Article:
When we know better, we do better—at least in theory. Now that we know, let's do something with this knowledge. Would it really be that hard to place these rhymes in the archives of history and not continue to actively use them? Are there really no alternatives that children can become familiar with instead?

Joy

1991 blooper clip of Robin Williams and Elmo is a wholesome nugget of comedic genius

Robin Williams is still bringing smiles to faces after all these years.

Robin Williams and Elmo (Kevin Clash) bloopers.

The late Robin Williams could make picking out socks funny, so pairing him with the fuzzy red monster Elmo was bound to be pure wholesome gold. Honestly, how the puppeteer, Kevin Clash, didn’t completely break character and bust out laughing is a miracle. In this short outtake clip, you get to see Williams crack a few jokes in his signature style while Elmo tries desperately to keep it together.

Williams has been a household name since what seems like the beginning of time, and before his death in 2014, he would make frequent appearances on "Sesame Street." The late actor played so many roles that if you were ask 10 different people what their favorite was, you’d likely get 10 different answers. But for the kids who spent their childhoods watching PBS, they got to see him being silly with his favorite monsters and a giant yellow canary. At least I think Big Bird is a canary.

When he stopped by "Sesame Street" for the special “Big Bird's Birthday or Let Me Eat Cake” in 1991, he was there to show Elmo all of the wonderful things you could do with a stick. Williams turns the stick into a hockey stick and a baton before losing his composure and walking off camera. The entire time, Elmo looks enthralled … if puppets can look enthralled. He’s definitely paying attention before slumping over at the realization that Williams goofed a line. But the actor comes back to continue the scene before Elmo slinks down inside his box after getting Williams’ name wrong, which causes his human co-star to take his stick and leave.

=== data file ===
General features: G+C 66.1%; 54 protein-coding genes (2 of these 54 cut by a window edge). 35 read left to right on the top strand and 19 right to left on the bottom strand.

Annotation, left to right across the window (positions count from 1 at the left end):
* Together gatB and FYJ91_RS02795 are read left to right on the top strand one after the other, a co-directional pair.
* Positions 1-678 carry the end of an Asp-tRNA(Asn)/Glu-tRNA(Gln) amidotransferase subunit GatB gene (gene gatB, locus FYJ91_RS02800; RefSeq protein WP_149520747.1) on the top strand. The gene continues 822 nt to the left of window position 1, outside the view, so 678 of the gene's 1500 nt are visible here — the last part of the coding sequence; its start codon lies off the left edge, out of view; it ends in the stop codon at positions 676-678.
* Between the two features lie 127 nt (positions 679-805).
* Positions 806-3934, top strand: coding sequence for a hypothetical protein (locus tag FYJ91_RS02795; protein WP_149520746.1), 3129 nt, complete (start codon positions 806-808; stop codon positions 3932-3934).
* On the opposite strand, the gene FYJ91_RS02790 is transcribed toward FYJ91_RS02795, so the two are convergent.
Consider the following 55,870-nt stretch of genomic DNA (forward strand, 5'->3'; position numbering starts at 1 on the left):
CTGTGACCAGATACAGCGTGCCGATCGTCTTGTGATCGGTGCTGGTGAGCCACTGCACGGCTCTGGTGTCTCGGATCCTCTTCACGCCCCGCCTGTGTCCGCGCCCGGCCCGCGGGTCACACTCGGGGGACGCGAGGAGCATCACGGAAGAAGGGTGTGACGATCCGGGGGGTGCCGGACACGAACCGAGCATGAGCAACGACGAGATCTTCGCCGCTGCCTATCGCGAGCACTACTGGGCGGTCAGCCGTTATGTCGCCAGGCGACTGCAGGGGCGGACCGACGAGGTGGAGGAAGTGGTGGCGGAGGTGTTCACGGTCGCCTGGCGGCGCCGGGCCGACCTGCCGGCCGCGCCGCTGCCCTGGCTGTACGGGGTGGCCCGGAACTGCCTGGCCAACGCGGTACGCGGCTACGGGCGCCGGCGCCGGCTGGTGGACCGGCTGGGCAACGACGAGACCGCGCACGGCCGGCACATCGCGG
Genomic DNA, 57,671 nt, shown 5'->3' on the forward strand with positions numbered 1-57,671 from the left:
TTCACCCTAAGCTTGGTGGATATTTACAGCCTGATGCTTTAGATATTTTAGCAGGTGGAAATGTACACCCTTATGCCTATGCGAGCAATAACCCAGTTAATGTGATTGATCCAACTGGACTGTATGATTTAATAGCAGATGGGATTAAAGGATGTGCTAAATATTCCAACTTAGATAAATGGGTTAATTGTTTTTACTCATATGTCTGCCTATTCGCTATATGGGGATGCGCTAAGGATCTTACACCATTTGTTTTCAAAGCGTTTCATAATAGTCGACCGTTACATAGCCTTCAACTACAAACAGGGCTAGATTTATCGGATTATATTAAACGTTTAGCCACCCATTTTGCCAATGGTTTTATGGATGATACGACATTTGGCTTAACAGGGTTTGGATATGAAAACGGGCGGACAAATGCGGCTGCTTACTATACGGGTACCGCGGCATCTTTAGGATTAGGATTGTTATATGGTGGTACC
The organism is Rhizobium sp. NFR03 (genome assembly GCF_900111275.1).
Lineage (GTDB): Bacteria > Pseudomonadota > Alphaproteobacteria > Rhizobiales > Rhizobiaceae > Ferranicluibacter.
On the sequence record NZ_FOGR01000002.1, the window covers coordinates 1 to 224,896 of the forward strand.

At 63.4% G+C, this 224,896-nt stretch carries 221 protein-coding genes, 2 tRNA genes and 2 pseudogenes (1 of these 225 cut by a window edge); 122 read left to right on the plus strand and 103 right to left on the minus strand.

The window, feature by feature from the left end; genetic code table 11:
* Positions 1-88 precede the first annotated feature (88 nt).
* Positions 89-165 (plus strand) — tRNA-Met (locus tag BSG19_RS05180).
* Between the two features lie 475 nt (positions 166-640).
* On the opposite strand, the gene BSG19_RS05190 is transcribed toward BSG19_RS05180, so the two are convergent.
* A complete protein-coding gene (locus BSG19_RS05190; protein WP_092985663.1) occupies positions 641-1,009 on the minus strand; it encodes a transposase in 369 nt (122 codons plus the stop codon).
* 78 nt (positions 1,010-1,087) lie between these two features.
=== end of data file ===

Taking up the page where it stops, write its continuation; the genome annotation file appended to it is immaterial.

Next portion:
The little blooper reel is so cute and pure that it makes you feel good for a few minutes. For an additional boost of serotonin, check out this other (perfectly executed) clip about conflict that Williams did with the two-headed monster. He certainly had a way of engaging his audience, so it makes sense that even after all of these years, he's still greatly missed.

Noe Hernandez and Maria Carrillo, the owners of Noel Barber Shop in Anaheim, California.

Jordyn Poulter was the youngest member of the U.S. women’s volleyball team, which took home the gold medal at the Tokyo Olympics last year. She was named the best setter at the Tokyo games and has been a member of the team since 2018.

Unfortunately, according to a report from ABC 7 News, her gold medal was stolen from her car in a parking garage in Anaheim, California, on May 25.

It was taken along with her passport, which she kept in her glove compartment. While storing a gold medal in your car probably isn’t the best idea, she did it to keep it by her side while fulfilling the hectic schedule of an Olympian.

"We live this crazy life of living so many different places. So many of us play overseas, then go home, then come out here and train,” Poulter said, according to ABC 7. "So I keep the medal on me (to show) friends and family I haven't seen in a while, or just people in the community who want to see the medal. Everyone feels connected to it when they meet an Olympian, and it's such a cool thing to share with people."